are you covering for him Shadow11?fcebedo
Sep 24, 2002 6:58 AM
Driving on the freeways, I used to flip off cars left and right, I cut them off, they cut me off. Everyone's an asshole or a moron. I was 19 then and I was the idiot... driving 30mph faster than everyone else. I'm a lot calmer now and I think about my actions and reactions first.

So David Millar, don't listen to Shadow11. You might be in the heat of battle and biting off someone's ear might be what Mike Tyson's telling you to do. Think twice, be a man, be a pro.

Bruneel was driving like a mad man...Bruno
Sep 23, 2002 2:42 PM
Cars shouldn't be allowed in the last sections. The USPS team car was zooming by everyone to get to Heras (I don't know why). The road was very narrow. At one point Gonzales was on the left of the car and Beloki on the right. I thought this was tactical move by Bruneel to distract (scare?) his opponents. Cars had to be pushed up the hill, looked like a mess. I'm sure there were a lot of incidents not shown on TV that made riders angry. In any case you don't throw a 9th place because of bad organization that was an outcome of unpredicted circumstances (rain).
funny thoughtDougSloan
Sep 23, 2002 2:48 PM
If they had been driving SUV's or at least Subaru's, they would not have been getting stuck up the hill.

I guess that tells us something about the slope of that hill, huh?

Would you let your boss get away with it?Bill B
Sep 23, 2002 3:34 PM
That whole stage was bullshit. Would you go to work if your boss did everything he could to make the performance of your duties harder? Road racing should be point to point, from one place to another. There is no place at the top of that hill, there is nothing there, there is no reason to go there. The only reason that road was ever paved was so that they could run their race over it. In the TdF when they go up the alps and cols the road is leading somewhere, a ski resort or something, a destination, a reason to go there. How can we make second tier races more exciting? Let's plant land mines in the road, now that would be exciting.
who's the boss?DougSloan
Sep 23, 2002 3:45 PM
I don't understand your point about the boss -- do you mean the race organizers?

I think it's really, really cool that they ran up that hill; it made for great viewing and good competition; the rain made it twice as bad, but hey, that's the breaks.

There's a big difference between a hill, fairly common in bike racing, and land mines, don't you think? Yes, I would be opposed to land mines.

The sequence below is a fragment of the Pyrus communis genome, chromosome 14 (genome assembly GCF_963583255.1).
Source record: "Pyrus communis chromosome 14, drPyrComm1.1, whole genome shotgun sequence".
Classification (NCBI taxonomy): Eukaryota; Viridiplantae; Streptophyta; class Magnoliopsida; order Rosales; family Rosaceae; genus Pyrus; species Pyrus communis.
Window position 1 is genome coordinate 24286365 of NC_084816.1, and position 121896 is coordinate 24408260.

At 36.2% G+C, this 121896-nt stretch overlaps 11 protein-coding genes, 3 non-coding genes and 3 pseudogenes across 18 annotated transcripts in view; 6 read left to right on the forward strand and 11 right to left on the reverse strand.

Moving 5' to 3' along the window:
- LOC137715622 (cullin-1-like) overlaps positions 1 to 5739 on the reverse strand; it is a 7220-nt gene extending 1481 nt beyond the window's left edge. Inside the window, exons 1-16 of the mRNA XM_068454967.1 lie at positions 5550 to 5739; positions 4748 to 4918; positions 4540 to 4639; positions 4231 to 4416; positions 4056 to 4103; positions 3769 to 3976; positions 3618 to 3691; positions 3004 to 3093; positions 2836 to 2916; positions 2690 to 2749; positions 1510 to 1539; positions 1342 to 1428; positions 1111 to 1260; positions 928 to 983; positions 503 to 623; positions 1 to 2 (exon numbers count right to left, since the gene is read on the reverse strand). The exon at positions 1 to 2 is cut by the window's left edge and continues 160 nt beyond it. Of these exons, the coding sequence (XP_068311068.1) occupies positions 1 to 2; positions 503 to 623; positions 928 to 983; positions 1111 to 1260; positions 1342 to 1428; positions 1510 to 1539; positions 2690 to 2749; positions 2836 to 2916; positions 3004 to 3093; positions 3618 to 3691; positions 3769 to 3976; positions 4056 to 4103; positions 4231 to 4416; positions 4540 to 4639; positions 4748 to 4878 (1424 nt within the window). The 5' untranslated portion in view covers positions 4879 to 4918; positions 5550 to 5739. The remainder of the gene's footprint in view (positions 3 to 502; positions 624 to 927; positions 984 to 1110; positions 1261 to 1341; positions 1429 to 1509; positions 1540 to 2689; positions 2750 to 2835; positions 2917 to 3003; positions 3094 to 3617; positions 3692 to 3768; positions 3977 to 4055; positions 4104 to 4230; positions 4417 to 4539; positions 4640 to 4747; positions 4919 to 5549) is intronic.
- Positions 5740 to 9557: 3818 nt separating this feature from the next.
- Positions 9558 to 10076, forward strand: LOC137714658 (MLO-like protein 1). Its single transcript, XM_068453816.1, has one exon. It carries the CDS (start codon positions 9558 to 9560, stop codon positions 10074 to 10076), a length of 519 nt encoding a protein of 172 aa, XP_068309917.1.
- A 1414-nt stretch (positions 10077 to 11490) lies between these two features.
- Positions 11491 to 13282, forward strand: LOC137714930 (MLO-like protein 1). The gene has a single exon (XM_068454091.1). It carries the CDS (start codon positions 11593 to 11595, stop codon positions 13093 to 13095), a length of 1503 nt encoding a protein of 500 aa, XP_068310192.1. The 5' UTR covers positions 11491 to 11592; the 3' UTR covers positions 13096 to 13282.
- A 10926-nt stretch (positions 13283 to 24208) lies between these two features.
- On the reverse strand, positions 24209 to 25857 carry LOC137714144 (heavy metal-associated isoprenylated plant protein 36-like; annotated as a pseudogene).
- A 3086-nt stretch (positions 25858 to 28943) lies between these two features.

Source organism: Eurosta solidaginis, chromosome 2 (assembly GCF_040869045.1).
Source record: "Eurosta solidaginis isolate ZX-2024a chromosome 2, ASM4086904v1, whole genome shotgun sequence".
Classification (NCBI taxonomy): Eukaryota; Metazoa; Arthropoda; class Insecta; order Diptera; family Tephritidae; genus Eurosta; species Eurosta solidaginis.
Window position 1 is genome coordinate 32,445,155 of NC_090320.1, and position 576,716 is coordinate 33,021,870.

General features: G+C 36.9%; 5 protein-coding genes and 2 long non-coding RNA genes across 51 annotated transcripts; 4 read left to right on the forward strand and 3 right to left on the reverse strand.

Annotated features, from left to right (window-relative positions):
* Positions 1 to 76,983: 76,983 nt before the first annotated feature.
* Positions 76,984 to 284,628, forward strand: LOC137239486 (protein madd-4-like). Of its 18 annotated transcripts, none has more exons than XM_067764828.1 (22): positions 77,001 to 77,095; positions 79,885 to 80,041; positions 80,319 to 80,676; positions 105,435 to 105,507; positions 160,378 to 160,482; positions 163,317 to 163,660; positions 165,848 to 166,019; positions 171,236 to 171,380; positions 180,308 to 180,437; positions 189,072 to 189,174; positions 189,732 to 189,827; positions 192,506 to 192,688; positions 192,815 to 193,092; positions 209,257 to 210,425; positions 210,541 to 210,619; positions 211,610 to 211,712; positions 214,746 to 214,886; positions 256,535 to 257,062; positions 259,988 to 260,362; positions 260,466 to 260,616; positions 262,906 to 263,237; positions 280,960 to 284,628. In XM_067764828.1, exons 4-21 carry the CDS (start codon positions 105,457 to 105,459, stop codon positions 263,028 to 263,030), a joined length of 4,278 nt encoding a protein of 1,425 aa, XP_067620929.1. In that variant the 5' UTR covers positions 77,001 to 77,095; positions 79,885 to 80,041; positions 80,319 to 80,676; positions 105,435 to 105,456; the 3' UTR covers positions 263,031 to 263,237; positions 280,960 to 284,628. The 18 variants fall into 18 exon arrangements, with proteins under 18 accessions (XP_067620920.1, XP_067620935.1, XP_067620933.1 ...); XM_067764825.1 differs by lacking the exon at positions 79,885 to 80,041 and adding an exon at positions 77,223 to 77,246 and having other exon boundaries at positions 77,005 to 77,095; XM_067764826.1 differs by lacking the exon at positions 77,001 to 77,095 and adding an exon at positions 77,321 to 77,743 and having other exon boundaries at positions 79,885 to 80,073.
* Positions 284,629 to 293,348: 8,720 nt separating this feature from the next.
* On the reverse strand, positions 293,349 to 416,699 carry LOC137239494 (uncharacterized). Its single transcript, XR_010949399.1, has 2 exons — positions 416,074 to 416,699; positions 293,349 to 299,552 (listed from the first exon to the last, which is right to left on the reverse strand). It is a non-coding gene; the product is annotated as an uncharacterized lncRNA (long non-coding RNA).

What't the point, by the way, of slogging upVentoux (photo below)? My bet is that everyone came right back down the hill and moved on to the next stage after the finish that day.

Hill top finishes are dramatic and separate the men from the boys more than anything else in these big tours. I like'em (and Lance likely would not win without them).

who's the boss?Bill B
Sep 23, 2002 4:11 PM
O.K. land mines would be a little over the top. The organizers laid out a stupidly hard stage to race on. It was dangerous and could have ruined a career. The riders had no real choice as to ride it or not, they have to go where their team sends them and the team is going to send them where they will get the most exsposure. I accept that racing my bike is dangerous and take measures to minimalize those risks, that includes not going to crits where the organizers lay out courses to be "exciting for the fans" that usually means crashes. I break my arm sprinting around a hair pin turn with rr tracks for a Dunkin' Donuts gift certificate and I'm screwed, just like David Millar being run over by a team car because the finish at the top would be so exciting. I'm not saying that races should be run on flat, smooth sufaces, but let's not get carried away with "exciting".
who's the boss?Shadow11
Sep 23, 2002 6:32 PM
As far as grand tour stages go, this one will soon rank with other bad weather days (1988/89? Giro when Hampsten took over the Giro on the infamous snow covered Gavia Pass)..the biggest issue of the day wasn't the weather..but the team cars..maybe neutral support and some type of feed, tv moto only next time..
He drove like a maniac. nmEl Caballito
Sep 23, 2002 3:32 PM